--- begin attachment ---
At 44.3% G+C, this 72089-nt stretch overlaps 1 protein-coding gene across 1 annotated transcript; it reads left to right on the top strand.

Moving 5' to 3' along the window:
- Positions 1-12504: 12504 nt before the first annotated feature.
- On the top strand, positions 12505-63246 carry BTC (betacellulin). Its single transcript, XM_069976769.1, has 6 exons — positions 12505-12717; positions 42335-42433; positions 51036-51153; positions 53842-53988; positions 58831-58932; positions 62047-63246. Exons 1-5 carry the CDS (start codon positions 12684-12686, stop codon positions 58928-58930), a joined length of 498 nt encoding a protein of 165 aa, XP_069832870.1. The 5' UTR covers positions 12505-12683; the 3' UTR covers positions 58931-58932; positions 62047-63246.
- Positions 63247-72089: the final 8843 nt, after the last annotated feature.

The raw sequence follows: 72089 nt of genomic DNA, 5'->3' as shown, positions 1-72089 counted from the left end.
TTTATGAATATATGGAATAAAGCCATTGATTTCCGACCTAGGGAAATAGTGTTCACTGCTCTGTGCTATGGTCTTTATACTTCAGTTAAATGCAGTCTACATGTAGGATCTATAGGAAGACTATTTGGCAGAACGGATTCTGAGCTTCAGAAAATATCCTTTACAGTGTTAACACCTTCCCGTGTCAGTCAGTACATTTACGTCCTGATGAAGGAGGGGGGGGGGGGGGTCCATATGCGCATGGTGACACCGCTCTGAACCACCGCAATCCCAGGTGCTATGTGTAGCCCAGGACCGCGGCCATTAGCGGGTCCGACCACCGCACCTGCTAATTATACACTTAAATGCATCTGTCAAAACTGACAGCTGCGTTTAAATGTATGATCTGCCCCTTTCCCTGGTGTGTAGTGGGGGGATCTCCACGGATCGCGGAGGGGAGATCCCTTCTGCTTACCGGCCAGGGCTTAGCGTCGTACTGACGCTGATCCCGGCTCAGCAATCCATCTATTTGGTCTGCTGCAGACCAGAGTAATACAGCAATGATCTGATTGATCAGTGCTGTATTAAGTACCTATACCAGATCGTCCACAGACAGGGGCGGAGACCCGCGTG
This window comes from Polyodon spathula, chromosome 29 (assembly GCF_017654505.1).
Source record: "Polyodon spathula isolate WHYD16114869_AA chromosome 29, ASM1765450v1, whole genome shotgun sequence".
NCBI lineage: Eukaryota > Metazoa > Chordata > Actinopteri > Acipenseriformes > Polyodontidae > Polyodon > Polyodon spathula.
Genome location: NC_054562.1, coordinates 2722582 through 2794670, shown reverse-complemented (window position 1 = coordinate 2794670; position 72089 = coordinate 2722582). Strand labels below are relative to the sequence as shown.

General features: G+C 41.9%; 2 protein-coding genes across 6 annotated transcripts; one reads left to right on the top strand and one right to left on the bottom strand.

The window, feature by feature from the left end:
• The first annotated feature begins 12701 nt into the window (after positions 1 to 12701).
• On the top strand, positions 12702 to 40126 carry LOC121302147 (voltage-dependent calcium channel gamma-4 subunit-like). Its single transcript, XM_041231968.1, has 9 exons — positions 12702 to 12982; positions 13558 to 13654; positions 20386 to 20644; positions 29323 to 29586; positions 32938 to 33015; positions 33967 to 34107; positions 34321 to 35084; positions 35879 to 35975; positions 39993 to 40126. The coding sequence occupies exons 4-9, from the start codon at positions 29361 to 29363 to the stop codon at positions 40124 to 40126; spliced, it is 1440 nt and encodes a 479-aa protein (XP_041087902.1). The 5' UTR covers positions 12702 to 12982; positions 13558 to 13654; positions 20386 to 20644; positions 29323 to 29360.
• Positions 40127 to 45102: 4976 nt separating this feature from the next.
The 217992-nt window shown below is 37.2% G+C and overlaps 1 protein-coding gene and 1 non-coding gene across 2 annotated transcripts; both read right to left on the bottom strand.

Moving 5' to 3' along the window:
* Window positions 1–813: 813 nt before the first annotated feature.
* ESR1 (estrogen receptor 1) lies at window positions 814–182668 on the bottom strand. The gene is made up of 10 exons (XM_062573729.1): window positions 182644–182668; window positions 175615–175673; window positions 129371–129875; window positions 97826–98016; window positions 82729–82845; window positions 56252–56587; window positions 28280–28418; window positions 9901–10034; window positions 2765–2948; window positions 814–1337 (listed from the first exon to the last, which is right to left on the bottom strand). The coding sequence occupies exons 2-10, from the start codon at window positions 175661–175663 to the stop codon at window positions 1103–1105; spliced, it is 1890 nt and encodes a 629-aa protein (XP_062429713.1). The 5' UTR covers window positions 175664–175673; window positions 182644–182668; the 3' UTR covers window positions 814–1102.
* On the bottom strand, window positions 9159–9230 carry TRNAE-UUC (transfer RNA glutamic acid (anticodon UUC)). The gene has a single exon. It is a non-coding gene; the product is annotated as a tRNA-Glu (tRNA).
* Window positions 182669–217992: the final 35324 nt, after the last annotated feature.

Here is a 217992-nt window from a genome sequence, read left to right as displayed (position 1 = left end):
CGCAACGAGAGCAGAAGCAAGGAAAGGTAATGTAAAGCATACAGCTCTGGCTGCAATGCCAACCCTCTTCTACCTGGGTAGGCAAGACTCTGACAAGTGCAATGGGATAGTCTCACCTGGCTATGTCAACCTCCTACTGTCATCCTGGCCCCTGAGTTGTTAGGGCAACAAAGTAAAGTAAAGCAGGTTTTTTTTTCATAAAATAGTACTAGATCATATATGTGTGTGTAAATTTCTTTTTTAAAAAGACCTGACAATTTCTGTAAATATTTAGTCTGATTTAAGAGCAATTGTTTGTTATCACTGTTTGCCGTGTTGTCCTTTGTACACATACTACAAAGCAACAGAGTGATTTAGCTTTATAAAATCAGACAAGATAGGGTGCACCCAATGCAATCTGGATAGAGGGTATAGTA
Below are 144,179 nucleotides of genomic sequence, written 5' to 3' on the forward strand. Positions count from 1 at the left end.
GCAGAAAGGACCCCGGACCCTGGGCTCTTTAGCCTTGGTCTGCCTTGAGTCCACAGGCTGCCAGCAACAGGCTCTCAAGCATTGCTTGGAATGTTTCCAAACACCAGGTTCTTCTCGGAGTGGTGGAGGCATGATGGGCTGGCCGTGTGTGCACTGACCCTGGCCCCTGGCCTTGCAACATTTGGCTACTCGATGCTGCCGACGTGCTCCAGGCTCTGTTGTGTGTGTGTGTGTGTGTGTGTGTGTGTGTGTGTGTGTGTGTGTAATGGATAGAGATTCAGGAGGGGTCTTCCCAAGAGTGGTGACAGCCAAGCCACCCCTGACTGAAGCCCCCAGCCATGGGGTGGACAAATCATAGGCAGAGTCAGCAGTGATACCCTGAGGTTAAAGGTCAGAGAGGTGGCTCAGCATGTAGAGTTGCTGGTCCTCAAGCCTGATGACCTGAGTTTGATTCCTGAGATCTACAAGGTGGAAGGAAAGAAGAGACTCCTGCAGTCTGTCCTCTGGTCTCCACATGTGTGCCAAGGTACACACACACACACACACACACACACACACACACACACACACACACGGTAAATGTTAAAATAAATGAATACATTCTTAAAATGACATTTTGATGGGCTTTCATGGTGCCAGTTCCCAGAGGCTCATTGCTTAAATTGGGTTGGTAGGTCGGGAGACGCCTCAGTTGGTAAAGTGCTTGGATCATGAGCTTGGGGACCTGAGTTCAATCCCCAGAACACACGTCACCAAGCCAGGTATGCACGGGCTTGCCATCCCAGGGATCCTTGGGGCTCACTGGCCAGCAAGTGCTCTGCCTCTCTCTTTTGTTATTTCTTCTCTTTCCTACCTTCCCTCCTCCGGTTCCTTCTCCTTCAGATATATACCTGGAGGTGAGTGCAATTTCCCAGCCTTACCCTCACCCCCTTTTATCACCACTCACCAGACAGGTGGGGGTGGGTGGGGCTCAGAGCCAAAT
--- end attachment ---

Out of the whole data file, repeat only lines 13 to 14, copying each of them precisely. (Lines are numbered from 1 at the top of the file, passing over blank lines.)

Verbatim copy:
The window, feature by feature from the left end:
• The first annotated feature begins 12701 nt into the window (after positions 1 to 12701).